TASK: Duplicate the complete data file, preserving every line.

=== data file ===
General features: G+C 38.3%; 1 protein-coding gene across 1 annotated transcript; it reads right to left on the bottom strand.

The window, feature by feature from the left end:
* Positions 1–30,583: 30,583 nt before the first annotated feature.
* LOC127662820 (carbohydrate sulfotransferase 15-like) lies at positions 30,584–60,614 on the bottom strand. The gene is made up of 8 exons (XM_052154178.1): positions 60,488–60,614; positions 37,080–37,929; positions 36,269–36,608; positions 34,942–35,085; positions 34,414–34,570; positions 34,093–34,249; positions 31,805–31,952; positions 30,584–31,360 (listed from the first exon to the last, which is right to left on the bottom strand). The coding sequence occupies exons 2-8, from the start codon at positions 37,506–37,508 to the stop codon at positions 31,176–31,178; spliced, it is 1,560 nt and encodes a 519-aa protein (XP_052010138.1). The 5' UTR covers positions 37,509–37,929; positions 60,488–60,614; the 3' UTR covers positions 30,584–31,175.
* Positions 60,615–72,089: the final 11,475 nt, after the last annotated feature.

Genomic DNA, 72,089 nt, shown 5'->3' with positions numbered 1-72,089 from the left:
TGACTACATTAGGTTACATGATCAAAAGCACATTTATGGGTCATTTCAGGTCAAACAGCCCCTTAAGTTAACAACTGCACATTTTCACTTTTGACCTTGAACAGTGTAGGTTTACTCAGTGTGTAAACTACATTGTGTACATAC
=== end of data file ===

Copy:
General features: G+C 38.3%; 1 protein-coding gene across 1 annotated transcript; it reads right to left on the bottom strand.

The window, feature by feature from the left end:
* Positions 1–30,583: 30,583 nt before the first annotated feature.
* LOC127662820 (carbohydrate sulfotransferase 15-like) lies at positions 30,584–60,614 on the bottom strand. The gene is made up of 8 exons (XM_052154178.1): positions 60,488–60,614; positions 37,080–37,929; positions 36,269–36,608; positions 34,942–35,085; positions 34,414–34,570; positions 34,093–34,249; positions 31,805–31,952; positions 30,584–31,360 (listed from the first exon to the last, which is right to left on the bottom strand). The coding sequence occupies exons 2-8, from the start codon at positions 37,506–37,508 to the stop codon at positions 31,176–31,178; spliced, it is 1,560 nt and encodes a 519-aa protein (XP_052010138.1). The 5' UTR covers positions 37,509–37,929; positions 60,488–60,614; the 3' UTR covers positions 30,584–31,175.
* Positions 60,615–72,089: the final 11,475 nt, after the last annotated feature.

Genomic DNA, 72,089 nt, shown 5'->3' with positions numbered 1-72,089 from the left:
TGACTACATTAGGTTACATGATCAAAAGCACATTTATGGGTCATTTCAGGTCAAACAGCCCCTTAAGTTAACAACTGCACATTTTCACTTTTGACCTTGAACAGTGTAGGTTTACTCAGTGTGTAAACTACATTGTGTACATAC